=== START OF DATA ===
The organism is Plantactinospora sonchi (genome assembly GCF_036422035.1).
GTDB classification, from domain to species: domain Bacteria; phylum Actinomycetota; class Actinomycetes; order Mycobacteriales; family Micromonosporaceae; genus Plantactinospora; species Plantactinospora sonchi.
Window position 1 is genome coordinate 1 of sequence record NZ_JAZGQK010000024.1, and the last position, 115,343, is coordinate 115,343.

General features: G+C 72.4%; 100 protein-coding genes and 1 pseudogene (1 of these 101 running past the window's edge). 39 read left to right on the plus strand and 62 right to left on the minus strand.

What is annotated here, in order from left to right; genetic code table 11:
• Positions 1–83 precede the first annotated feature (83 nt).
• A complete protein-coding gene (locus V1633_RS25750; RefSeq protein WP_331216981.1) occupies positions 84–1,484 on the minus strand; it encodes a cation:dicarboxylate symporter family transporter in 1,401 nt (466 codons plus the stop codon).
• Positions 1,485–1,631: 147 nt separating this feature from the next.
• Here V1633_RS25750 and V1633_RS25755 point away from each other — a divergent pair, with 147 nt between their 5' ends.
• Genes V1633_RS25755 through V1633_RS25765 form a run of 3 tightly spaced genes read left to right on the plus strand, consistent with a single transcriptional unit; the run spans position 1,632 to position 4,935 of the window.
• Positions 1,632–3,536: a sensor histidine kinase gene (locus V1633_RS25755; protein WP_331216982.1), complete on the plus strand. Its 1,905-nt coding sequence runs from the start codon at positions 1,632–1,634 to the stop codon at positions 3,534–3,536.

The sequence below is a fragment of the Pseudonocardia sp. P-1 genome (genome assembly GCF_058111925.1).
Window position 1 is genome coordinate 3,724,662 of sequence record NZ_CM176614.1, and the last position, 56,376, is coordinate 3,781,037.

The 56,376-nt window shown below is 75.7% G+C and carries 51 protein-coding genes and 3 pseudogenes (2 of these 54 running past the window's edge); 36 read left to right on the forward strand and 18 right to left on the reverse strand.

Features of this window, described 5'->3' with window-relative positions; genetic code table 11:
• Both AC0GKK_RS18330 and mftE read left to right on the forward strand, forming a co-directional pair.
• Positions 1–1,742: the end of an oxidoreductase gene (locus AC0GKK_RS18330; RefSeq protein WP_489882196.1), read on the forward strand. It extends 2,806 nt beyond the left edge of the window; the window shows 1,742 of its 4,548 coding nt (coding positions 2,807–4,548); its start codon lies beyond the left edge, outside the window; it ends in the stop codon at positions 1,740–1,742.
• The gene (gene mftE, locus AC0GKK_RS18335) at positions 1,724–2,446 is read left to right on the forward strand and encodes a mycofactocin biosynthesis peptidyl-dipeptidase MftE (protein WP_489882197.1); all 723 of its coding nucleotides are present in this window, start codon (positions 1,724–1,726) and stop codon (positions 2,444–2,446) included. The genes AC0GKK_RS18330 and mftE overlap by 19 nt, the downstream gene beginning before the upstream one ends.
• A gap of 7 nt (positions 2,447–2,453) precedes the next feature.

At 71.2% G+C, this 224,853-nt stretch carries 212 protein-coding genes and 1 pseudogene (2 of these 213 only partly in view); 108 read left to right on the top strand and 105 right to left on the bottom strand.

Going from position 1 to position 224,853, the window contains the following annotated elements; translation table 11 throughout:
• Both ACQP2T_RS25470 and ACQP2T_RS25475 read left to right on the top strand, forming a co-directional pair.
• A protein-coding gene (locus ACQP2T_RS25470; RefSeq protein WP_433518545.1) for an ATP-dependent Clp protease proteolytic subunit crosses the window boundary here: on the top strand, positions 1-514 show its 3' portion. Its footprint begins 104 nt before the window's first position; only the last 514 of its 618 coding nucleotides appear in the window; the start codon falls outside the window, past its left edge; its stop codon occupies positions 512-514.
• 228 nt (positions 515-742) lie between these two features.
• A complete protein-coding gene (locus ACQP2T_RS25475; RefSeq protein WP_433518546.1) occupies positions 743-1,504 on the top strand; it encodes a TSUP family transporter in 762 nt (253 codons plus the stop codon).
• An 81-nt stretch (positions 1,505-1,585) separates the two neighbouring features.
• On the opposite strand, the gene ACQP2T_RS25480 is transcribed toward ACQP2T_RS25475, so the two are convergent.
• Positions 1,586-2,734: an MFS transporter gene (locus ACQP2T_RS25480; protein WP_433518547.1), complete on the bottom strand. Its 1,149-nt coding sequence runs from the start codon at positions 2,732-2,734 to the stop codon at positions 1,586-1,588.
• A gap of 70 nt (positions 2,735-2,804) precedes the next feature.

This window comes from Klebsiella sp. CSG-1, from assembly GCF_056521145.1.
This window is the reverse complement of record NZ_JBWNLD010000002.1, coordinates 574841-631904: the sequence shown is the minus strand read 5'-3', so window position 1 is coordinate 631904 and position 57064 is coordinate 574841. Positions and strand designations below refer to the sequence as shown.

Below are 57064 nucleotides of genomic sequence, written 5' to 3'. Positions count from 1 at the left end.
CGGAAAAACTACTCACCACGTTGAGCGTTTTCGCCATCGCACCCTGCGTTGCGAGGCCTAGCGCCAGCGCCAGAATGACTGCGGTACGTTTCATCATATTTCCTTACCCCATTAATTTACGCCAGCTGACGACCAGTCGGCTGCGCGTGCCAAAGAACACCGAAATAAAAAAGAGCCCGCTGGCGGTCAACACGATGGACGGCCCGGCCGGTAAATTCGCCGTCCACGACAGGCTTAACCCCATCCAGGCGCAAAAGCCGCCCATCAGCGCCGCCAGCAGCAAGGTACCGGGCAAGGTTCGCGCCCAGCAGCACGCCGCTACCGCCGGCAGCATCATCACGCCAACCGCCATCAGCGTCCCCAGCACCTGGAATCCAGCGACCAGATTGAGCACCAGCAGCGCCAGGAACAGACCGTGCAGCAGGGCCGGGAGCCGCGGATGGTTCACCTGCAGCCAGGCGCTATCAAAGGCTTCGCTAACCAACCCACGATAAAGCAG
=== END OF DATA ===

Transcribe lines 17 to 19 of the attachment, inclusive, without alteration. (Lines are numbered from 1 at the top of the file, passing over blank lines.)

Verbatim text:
• Positions 1–1,742: the end of an oxidoreductase gene (locus AC0GKK_RS18330; RefSeq protein WP_489882196.1), read on the forward strand. It extends 2,806 nt beyond the left edge of the window; the window shows 1,742 of its 4,548 coding nt (coding positions 2,807–4,548); its start codon lies beyond the left edge, outside the window; it ends in the stop codon at positions 1,740–1,742.
• The gene (gene mftE, locus AC0GKK_RS18335) at positions 1,724–2,446 is read left to right on the forward strand and encodes a mycofactocin biosynthesis peptidyl-dipeptidase MftE (protein WP_489882197.1); all 723 of its coding nucleotides are present in this window, start codon (positions 1,724–1,726) and stop codon (positions 2,444–2,446) included. The genes AC0GKK_RS18330 and mftE overlap by 19 nt, the downstream gene beginning before the upstream one ends.
• A gap of 7 nt (positions 2,447–2,453) precedes the next feature.